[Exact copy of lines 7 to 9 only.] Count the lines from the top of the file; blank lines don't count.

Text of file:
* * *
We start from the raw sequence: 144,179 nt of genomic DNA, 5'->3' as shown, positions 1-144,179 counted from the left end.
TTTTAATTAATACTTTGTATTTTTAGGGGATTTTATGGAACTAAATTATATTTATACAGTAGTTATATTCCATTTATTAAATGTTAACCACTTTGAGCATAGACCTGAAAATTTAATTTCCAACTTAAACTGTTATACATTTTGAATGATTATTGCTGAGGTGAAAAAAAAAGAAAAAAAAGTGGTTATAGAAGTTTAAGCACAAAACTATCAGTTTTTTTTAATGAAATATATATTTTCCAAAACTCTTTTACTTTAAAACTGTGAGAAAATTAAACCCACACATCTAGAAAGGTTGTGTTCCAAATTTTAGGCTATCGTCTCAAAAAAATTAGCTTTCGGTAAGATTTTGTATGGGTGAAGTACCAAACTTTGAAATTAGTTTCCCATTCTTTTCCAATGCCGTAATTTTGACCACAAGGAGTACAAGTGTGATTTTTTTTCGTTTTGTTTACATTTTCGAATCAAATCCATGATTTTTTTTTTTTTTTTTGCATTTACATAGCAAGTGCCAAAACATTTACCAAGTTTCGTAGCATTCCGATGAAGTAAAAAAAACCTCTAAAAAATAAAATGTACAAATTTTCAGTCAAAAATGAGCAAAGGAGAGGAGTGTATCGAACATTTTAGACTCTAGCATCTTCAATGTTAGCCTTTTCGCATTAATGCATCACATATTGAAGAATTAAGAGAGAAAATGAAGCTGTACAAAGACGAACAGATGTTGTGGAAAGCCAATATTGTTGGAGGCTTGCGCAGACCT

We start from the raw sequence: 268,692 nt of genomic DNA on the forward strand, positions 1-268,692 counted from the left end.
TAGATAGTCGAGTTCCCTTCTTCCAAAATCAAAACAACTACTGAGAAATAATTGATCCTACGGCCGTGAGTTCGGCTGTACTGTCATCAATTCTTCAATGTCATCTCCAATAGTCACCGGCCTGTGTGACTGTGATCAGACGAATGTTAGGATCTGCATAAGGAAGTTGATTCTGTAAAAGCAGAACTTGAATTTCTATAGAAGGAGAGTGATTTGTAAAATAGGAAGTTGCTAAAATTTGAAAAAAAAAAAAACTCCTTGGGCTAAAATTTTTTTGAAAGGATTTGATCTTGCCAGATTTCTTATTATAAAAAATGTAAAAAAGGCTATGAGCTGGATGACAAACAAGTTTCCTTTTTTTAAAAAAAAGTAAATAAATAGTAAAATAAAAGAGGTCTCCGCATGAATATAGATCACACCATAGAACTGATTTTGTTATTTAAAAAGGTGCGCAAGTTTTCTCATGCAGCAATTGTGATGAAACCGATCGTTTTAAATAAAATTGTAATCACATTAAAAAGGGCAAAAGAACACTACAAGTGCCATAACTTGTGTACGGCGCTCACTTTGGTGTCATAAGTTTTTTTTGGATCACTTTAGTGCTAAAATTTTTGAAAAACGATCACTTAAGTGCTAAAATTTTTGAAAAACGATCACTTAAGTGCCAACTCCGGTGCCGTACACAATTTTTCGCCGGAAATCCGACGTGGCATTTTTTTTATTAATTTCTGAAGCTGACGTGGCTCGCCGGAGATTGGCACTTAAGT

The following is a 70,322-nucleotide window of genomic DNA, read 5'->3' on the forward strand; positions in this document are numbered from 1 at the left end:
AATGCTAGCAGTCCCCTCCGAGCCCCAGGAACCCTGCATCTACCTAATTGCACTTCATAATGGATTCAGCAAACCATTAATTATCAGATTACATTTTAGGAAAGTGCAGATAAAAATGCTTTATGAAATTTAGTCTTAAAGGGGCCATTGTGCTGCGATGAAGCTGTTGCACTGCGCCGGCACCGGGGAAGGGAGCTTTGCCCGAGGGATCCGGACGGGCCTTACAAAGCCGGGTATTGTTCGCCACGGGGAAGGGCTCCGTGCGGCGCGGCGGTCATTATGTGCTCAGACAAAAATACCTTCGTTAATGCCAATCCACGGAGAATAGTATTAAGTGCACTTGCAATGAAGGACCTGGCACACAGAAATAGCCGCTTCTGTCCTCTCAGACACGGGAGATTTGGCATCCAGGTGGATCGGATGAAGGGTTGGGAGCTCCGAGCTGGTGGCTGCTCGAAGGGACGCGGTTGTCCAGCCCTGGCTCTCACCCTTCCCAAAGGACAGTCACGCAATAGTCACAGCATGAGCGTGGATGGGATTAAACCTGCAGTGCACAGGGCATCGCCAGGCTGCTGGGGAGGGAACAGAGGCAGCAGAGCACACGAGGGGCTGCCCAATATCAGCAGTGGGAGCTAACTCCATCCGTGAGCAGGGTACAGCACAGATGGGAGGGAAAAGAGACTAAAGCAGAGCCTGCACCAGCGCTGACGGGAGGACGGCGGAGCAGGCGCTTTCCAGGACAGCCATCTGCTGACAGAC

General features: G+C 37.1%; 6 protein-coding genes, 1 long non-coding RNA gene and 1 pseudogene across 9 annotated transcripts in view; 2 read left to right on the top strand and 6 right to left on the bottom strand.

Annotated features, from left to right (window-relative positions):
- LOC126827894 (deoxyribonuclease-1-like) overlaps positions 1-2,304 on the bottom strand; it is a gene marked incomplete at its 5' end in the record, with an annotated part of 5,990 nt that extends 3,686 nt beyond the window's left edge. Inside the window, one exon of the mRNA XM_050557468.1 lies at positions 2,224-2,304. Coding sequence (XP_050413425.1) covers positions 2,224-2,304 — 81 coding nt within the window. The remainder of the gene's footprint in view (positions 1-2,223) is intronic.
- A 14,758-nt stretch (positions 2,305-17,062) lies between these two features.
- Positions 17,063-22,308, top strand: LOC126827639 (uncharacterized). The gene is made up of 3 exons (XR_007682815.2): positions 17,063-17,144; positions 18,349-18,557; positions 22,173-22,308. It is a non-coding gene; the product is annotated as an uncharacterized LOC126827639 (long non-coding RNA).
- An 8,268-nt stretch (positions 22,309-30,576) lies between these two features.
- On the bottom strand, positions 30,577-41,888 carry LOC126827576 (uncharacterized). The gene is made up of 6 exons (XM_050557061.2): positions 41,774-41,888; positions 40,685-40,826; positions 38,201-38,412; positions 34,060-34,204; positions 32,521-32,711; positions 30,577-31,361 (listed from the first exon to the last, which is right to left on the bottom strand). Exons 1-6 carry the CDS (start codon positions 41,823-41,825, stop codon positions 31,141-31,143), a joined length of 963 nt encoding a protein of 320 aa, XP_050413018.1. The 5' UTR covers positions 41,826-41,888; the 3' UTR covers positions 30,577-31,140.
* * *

General features: G+C 37.1%; 6 protein-coding genes, 1 long non-coding RNA gene and 1 pseudogene across 9 annotated transcripts in view; 2 read left to right on the top strand and 6 right to left on the bottom strand.

Annotated features, from left to right (window-relative positions):
- LOC126827894 (deoxyribonuclease-1-like) overlaps positions 1-2,304 on the bottom strand; it is a gene marked incomplete at its 5' end in the record, with an annotated part of 5,990 nt that extends 3,686 nt beyond the window's left edge. Inside the window, one exon of the mRNA XM_050557468.1 lies at positions 2,224-2,304. Coding sequence (XP_050413425.1) covers positions 2,224-2,304 — 81 coding nt within the window. The remainder of the gene's footprint in view (positions 1-2,223) is intronic.